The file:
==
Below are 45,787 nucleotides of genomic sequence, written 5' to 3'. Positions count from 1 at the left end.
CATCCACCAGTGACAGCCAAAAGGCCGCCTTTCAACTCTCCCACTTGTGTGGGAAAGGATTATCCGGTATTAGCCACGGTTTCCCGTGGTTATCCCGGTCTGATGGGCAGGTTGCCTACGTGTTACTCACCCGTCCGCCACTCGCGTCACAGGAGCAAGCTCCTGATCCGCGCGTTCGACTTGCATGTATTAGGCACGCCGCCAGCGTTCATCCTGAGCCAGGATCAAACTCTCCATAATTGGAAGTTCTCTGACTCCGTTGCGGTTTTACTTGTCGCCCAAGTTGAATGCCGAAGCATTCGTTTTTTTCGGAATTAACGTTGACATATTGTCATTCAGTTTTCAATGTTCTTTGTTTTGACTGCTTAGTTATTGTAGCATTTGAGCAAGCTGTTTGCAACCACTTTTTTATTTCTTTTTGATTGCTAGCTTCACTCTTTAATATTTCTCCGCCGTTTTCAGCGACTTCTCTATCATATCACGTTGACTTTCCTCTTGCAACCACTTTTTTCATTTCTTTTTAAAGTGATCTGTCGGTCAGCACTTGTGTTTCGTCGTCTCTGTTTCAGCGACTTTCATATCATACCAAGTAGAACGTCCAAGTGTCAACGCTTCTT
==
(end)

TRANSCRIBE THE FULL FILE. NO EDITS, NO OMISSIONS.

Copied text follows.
Below are 45,787 nucleotides of genomic sequence, written 5' to 3'. Positions count from 1 at the left end.
CATCCACCAGTGACAGCCAAAAGGCCGCCTTTCAACTCTCCCACTTGTGTGGGAAAGGATTATCCGGTATTAGCCACGGTTTCCCGTGGTTATCCCGGTCTGATGGGCAGGTTGCCTACGTGTTACTCACCCGTCCGCCACTCGCGTCACAGGAGCAAGCTCCTGATCCGCGCGTTCGACTTGCATGTATTAGGCACGCCGCCAGCGTTCATCCTGAGCCAGGATCAAACTCTCCATAATTGGAAGTTCTCTGACTCCGTTGCGGTTTTACTTGTCGCCCAAGTTGAATGCCGAAGCATTCGTTTTTTTCGGAATTAACGTTGACATATTGTCATTCAGTTTTCAATGTTCTTTGTTTTGACTGCTTAGTTATTGTAGCATTTGAGCAAGCTGTTTGCAACCACTTTTTTATTTCTTTTTGATTGCTAGCTTCACTCTTTAATATTTCTCCGCCGTTTTCAGCGACTTCTCTATCATATCACGTTGACTTTCCTCTTGCAACCACTTTTTTCATTTCTTTTTAAAGTGATCTGTCGGTCAGCACTTGTGTTTCGTCGTCTCTGTTTCAGCGACTTTCATATCATACCAAGTAGAACGTCCAAGTGTCAACGCTTCTT